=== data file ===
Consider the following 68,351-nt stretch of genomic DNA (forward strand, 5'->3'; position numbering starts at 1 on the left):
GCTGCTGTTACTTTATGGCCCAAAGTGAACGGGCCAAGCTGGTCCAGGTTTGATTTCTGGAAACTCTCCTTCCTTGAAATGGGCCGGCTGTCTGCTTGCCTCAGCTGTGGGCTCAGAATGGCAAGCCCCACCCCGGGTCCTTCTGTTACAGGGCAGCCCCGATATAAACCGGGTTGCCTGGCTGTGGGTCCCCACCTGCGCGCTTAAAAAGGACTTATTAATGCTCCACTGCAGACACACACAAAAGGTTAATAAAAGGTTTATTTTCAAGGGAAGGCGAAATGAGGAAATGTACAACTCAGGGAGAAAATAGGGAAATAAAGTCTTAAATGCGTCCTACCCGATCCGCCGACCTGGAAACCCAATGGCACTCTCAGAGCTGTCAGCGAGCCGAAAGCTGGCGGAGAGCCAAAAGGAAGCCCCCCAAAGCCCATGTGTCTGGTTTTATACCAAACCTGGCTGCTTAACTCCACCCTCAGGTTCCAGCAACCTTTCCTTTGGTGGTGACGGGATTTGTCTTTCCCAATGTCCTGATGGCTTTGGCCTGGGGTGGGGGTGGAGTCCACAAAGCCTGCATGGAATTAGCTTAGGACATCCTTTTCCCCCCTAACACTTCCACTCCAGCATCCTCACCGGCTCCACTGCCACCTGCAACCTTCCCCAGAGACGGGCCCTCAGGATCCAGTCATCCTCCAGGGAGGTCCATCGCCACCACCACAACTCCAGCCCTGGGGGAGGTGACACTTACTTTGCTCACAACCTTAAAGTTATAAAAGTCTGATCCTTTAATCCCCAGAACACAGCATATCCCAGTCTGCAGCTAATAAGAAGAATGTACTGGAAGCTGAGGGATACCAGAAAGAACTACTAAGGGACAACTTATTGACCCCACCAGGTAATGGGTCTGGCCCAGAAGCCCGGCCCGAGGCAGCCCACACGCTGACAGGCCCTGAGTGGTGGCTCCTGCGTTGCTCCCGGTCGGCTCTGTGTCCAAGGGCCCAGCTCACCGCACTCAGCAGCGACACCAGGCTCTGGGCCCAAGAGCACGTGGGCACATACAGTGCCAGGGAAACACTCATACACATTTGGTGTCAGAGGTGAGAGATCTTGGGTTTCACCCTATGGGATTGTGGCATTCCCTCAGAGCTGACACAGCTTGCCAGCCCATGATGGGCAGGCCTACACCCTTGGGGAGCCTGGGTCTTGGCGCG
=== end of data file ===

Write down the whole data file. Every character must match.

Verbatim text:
Consider the following 68,351-nt stretch of genomic DNA (forward strand, 5'->3'; position numbering starts at 1 on the left):
GCTGCTGTTACTTTATGGCCCAAAGTGAACGGGCCAAGCTGGTCCAGGTTTGATTTCTGGAAACTCTCCTTCCTTGAAATGGGCCGGCTGTCTGCTTGCCTCAGCTGTGGGCTCAGAATGGCAAGCCCCACCCCGGGTCCTTCTGTTACAGGGCAGCCCCGATATAAACCGGGTTGCCTGGCTGTGGGTCCCCACCTGCGCGCTTAAAAAGGACTTATTAATGCTCCACTGCAGACACACACAAAAGGTTAATAAAAGGTTTATTTTCAAGGGAAGGCGAAATGAGGAAATGTACAACTCAGGGAGAAAATAGGGAAATAAAGTCTTAAATGCGTCCTACCCGATCCGCCGACCTGGAAACCCAATGGCACTCTCAGAGCTGTCAGCGAGCCGAAAGCTGGCGGAGAGCCAAAAGGAAGCCCCCCAAAGCCCATGTGTCTGGTTTTATACCAAACCTGGCTGCTTAACTCCACCCTCAGGTTCCAGCAACCTTTCCTTTGGTGGTGACGGGATTTGTCTTTCCCAATGTCCTGATGGCTTTGGCCTGGGGTGGGGGTGGAGTCCACAAAGCCTGCATGGAATTAGCTTAGGACATCCTTTTCCCCCCTAACACTTCCACTCCAGCATCCTCACCGGCTCCACTGCCACCTGCAACCTTCCCCAGAGACGGGCCCTCAGGATCCAGTCATCCTCCAGGGAGGTCCATCGCCACCACCACAACTCCAGCCCTGGGGGAGGTGACACTTACTTTGCTCACAACCTTAAAGTTATAAAAGTCTGATCCTTTAATCCCCAGAACACAGCATATCCCAGTCTGCAGCTAATAAGAAGAATGTACTGGAAGCTGAGGGATACCAGAAAGAACTACTAAGGGACAACTTATTGACCCCACCAGGTAATGGGTCTGGCCCAGAAGCCCGGCCCGAGGCAGCCCACACGCTGACAGGCCCTGAGTGGTGGCTCCTGCGTTGCTCCCGGTCGGCTCTGTGTCCAAGGGCCCAGCTCACCGCACTCAGCAGCGACACCAGGCTCTGGGCCCAAGAGCACGTGGGCACATACAGTGCCAGGGAAACACTCATACACATTTGGTGTCAGAGGTGAGAGATCTTGGGTTTCACCCTATGGGATTGTGGCATTCCCTCAGAGCTGACACAGCTTGCCAGCCCATGATGGGCAGGCCTACACCCTTGGGGAGCCTGGGTCTTGGCGCG